FILLING teaching posts is such a routine activity at this time of year that heads will be surprised to learn that many of them have been doing it wrongly for years.
Part of the problem is that until 1998 grant-maintained schools made appointments one way, voluntary-aided schools another, and county schools yet another. Few headteachers seem aware of the changes introduced by Schedules 16 and 17 of the School Standards and Framework Act 1998.
This legislation requires all maintained schools to follow a similar procedure. And although illegalities are seldom challenged, it is important that heads should understand the law as complaints can lead to a judicial review and a re-run of the appointment process.
First, the governing body has to draw up the specification for a vacant full-time post, in consultation with the head. The task can be, and usually is, delegated to the head, but this should be formally minuted.
The specification must then be sent to the local education authority, which has the right to nominate for consideration a teacher from another school in its area. If schools normally send advertisements via the LEA this would probably count, but many schools now do their own advertising. If so, they should send a copy to the LEA.
After they have notified the LEA, governors may then advertise the post, or may decide to appoint the LEA nominee, or make an internal appointment. There is no obligation to advertise every post.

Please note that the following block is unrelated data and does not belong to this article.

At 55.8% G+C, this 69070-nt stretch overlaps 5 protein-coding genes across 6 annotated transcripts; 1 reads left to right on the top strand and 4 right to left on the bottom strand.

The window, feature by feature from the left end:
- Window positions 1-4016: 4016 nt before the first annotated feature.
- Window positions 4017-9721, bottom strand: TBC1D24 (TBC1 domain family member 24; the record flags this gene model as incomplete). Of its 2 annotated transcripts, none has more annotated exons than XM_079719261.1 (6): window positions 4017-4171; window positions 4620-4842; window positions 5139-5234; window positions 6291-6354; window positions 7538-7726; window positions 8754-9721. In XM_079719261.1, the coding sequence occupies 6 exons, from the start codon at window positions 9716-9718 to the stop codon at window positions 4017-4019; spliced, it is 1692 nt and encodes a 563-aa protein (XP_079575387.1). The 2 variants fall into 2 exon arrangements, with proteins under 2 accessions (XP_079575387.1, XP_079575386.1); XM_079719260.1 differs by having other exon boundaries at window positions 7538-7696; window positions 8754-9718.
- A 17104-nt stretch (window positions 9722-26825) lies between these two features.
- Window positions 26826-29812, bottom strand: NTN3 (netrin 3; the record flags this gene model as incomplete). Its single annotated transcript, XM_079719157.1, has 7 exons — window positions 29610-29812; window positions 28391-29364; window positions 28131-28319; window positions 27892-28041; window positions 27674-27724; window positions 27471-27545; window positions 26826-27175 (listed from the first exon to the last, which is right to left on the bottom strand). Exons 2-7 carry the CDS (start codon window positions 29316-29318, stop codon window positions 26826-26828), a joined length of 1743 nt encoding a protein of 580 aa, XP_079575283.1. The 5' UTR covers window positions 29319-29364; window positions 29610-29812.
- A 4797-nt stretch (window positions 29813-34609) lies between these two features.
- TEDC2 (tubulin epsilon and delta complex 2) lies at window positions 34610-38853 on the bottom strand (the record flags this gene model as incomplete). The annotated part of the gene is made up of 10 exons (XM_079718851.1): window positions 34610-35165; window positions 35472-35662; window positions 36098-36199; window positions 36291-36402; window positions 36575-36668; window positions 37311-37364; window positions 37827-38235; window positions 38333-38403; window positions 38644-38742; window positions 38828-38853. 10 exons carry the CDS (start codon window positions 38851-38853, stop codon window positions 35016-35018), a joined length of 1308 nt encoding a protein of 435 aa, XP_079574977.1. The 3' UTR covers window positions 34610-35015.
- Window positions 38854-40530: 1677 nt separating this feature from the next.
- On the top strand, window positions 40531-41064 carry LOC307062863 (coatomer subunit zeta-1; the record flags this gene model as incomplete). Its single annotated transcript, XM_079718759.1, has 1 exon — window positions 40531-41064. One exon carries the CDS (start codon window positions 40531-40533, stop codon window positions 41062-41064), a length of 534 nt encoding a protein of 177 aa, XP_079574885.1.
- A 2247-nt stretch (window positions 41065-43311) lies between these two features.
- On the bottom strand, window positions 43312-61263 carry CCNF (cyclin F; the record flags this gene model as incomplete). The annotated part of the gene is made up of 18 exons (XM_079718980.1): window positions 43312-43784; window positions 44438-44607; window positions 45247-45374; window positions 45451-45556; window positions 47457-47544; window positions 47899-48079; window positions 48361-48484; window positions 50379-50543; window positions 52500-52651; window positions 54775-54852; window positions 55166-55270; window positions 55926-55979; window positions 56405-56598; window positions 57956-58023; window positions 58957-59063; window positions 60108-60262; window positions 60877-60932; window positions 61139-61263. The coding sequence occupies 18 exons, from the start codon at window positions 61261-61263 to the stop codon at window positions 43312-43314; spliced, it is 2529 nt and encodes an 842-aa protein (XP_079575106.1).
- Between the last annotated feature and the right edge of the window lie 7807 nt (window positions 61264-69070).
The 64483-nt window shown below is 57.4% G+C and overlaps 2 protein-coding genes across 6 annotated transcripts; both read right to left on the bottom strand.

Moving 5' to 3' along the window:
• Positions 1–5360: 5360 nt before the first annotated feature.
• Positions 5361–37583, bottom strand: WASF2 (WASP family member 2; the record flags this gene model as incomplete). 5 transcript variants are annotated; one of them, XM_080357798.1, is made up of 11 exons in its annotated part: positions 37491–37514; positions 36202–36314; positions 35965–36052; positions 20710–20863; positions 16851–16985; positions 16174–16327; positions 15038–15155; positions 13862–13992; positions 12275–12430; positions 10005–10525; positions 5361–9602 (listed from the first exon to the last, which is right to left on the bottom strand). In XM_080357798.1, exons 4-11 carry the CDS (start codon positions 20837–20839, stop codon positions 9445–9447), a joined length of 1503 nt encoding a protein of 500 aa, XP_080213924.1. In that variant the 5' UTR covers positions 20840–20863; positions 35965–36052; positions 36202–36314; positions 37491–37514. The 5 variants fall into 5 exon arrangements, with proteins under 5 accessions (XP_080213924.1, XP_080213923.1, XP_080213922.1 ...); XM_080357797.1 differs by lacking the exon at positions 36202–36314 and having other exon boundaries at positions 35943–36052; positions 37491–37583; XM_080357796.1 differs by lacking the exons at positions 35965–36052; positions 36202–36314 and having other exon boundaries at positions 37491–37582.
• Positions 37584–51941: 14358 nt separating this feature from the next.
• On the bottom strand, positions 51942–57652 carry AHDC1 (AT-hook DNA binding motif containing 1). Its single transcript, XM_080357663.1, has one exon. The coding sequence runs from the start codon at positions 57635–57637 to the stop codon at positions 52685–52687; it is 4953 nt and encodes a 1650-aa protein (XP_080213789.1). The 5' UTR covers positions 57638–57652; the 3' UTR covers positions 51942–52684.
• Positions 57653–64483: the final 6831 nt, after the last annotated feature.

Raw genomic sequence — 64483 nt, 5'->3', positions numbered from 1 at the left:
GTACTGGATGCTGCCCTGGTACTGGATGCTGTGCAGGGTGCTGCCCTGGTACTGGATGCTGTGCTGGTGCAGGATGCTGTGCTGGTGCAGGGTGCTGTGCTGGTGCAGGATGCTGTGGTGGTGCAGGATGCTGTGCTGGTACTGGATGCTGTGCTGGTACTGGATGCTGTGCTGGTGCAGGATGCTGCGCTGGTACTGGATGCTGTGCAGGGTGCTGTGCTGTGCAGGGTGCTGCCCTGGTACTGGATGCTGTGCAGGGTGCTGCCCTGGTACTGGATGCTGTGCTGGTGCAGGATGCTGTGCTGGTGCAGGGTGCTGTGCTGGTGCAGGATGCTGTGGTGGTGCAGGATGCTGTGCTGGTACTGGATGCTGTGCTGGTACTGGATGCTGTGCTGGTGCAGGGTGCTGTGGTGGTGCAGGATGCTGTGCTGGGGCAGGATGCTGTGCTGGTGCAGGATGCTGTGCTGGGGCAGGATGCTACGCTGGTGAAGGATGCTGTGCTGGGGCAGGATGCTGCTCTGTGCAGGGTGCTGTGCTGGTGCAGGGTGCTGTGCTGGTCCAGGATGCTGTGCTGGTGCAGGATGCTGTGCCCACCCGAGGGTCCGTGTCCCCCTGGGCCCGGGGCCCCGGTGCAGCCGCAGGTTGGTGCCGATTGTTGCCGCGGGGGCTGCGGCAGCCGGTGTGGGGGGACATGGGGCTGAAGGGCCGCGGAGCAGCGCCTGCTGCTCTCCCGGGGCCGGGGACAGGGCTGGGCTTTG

If the governors decide to place an advertisement, it must appear in places likely to be seen by persons qualified to fill it. They must then interview such applicants as they think fit, and appoint one, if appropriate. If they cannot agree, they may interview other applicants or repeat the process with or without re-advertising.
The selection process can be delegated to: 1) one or more governors; 2) the head; or 3) one or more governors and the head. Number three is the usual choice, although heads are sometimes allowed to make appointments "in an emergency".
Whatever the governors' decision it should be made formally, and minuted. The selection panel can determine its own procedures, but the members should take part in all stages of the process. Different governors should not appear at different stages.
The head, if not part of the panel, is entitled to be present at all stages, and to give advice that must be considered by the panel. The chief education officer (or representative) has the same right in community schools, and can be given that right in aided and foundation schools. Similarly, in an aided school the diocesan officer has the right to attend and to give advice, and can be given the right in a foundation school.
The LEA can veto the recommended candidate at a community school if he or she is not properly qualified, or is not fit on health or educational grounds or "in any other respect" to teach under-19s. Governing bodies of foundation and aided schools have the same right.
Archimedes, 26 References: Sections 54 and 55 and Schedules 16 and 17 of the School Standards and Framework Act 1998. Chris Lowe is honorary legal consultant of the Secondary Heads Association and editor of "Croners' School Governors' Manual"